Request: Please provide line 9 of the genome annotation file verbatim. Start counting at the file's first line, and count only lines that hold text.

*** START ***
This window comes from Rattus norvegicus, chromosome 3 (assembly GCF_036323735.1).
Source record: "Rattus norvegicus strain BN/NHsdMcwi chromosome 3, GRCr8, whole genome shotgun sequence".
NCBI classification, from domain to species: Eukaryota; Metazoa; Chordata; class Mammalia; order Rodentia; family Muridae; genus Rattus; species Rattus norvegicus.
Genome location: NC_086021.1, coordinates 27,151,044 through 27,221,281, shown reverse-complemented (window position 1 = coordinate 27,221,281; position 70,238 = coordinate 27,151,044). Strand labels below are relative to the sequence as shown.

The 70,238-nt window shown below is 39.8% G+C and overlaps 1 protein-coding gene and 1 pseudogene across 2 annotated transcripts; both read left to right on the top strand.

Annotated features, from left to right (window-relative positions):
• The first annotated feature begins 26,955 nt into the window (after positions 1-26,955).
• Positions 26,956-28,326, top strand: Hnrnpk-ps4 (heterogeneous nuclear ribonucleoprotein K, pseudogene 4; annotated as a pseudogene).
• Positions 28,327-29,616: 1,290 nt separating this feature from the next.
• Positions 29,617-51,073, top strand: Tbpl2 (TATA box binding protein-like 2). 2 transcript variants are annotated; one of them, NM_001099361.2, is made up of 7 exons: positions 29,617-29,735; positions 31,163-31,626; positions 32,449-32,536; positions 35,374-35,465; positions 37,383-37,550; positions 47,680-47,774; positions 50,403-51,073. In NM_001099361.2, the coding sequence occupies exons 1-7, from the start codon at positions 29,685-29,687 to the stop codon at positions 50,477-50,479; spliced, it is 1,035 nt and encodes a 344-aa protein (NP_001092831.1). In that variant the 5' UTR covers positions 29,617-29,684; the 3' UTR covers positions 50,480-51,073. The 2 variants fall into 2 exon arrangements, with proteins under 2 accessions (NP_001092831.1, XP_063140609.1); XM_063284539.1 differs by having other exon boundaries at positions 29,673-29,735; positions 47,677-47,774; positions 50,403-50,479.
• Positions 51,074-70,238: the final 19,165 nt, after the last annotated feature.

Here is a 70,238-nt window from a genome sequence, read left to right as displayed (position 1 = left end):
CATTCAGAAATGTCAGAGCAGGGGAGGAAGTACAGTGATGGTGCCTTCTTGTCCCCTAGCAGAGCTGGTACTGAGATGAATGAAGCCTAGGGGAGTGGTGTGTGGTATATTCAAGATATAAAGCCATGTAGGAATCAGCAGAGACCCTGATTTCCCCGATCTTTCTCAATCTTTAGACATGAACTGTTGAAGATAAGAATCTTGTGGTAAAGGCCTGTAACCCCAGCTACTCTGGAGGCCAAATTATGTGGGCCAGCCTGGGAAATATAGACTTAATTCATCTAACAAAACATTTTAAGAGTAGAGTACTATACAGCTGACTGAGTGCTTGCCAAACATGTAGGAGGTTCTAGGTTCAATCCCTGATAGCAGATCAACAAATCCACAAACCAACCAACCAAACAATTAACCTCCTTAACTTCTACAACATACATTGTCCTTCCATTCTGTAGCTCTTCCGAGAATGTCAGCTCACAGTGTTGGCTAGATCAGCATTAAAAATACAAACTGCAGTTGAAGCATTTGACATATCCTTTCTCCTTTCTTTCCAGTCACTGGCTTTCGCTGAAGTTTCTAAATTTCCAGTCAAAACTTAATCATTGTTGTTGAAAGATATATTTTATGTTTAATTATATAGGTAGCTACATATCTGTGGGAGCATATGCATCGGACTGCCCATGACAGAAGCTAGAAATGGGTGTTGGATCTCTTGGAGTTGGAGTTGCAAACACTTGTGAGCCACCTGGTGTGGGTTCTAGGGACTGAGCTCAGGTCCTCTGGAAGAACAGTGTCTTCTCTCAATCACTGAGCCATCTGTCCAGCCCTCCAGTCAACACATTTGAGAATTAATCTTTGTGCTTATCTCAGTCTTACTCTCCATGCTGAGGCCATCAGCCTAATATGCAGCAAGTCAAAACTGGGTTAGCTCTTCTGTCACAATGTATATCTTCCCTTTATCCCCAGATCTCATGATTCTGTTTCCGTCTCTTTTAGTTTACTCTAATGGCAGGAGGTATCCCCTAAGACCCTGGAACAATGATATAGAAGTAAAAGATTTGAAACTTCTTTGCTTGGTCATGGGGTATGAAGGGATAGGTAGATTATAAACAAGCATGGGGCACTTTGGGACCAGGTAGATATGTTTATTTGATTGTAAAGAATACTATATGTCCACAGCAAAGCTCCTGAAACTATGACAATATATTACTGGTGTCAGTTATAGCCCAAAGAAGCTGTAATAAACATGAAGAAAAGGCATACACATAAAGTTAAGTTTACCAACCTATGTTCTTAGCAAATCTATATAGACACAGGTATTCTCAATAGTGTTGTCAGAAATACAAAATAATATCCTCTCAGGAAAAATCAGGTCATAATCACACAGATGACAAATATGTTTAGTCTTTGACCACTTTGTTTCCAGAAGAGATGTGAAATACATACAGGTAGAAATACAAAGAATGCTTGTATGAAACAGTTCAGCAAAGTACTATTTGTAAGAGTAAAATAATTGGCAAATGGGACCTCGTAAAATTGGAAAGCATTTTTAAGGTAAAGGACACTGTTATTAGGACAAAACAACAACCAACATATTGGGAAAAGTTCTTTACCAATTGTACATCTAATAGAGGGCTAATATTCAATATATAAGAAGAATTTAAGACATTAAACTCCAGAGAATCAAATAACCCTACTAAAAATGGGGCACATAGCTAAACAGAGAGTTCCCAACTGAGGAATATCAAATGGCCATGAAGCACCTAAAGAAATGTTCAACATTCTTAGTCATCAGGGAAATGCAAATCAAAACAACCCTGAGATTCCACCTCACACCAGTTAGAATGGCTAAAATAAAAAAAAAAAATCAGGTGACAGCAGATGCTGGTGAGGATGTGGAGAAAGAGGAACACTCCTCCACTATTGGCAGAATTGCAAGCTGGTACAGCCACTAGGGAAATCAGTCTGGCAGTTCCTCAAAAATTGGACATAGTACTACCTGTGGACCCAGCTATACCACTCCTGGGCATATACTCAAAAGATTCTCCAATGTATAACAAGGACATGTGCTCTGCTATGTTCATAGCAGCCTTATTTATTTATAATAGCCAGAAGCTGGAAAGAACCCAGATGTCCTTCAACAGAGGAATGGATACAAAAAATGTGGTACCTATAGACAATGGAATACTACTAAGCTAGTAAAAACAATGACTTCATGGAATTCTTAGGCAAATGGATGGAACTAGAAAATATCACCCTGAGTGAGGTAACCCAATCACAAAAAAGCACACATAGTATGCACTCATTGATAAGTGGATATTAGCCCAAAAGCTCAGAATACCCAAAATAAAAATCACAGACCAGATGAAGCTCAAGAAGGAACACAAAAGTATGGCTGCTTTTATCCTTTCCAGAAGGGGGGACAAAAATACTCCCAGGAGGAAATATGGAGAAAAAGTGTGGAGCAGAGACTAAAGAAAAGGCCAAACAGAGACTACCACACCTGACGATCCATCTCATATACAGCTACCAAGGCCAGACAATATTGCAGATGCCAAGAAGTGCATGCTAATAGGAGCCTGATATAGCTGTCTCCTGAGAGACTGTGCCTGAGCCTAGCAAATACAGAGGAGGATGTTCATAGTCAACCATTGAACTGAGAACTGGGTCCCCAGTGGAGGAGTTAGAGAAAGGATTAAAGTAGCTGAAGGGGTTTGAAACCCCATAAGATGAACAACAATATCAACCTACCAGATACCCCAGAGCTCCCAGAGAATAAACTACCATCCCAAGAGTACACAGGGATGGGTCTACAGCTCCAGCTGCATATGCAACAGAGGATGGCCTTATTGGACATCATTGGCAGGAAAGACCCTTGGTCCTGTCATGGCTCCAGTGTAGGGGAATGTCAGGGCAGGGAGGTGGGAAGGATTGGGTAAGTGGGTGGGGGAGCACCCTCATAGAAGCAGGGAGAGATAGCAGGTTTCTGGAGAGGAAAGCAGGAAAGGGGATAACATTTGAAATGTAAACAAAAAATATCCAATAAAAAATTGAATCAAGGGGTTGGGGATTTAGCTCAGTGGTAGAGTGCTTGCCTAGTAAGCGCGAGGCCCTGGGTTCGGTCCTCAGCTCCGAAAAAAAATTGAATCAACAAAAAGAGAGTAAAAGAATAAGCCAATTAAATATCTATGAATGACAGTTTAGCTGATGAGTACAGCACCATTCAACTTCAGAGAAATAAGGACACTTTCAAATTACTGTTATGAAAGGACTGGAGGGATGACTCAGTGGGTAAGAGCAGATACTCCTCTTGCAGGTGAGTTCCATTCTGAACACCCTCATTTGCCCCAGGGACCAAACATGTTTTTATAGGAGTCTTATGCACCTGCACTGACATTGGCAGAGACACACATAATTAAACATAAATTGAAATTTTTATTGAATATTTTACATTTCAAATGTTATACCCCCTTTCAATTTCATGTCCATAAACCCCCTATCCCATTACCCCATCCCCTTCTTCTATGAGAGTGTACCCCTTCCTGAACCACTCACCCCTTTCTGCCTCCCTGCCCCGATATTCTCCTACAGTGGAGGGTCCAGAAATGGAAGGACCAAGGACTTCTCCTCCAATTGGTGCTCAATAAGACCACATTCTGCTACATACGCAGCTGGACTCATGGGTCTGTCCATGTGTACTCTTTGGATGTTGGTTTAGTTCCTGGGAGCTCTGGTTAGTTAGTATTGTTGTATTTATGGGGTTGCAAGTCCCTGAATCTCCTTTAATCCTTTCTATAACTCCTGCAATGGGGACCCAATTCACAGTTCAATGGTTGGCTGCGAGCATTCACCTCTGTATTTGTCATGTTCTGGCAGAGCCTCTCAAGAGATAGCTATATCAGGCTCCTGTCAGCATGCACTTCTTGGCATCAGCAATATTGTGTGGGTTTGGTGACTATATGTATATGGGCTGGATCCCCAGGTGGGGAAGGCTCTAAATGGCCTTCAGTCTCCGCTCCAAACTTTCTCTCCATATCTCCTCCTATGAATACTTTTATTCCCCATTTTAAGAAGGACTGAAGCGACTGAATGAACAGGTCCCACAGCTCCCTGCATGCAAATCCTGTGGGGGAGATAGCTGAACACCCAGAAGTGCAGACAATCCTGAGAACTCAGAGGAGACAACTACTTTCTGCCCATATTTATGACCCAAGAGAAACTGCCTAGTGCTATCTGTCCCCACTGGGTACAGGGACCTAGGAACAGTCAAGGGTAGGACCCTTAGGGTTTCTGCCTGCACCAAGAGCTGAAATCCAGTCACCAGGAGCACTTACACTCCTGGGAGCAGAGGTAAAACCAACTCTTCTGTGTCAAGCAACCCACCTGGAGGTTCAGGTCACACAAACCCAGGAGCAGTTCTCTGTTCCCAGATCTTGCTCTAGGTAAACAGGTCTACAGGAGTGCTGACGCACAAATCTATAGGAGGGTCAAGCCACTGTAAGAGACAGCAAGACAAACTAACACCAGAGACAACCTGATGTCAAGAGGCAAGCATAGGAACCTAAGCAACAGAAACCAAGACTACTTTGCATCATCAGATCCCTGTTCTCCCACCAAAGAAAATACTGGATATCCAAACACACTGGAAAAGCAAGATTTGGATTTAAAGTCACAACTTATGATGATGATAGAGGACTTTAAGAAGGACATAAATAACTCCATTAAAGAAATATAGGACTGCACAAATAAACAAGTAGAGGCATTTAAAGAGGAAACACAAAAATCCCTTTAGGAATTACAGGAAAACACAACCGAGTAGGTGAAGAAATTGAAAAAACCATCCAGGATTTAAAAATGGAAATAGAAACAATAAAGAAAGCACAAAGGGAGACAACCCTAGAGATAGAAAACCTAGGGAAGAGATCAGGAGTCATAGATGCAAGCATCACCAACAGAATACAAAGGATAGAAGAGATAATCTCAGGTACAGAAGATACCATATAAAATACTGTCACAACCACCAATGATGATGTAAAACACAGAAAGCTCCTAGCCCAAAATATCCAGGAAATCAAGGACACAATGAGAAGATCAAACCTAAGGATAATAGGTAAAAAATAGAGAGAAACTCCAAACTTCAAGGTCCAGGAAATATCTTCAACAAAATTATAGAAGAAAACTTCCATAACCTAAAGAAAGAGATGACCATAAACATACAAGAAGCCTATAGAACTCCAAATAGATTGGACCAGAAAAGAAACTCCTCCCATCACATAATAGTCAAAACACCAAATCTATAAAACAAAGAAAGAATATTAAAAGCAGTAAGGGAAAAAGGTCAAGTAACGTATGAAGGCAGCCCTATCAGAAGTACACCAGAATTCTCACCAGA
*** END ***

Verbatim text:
• Positions 28,327-29,616: 1,290 nt separating this feature from the next.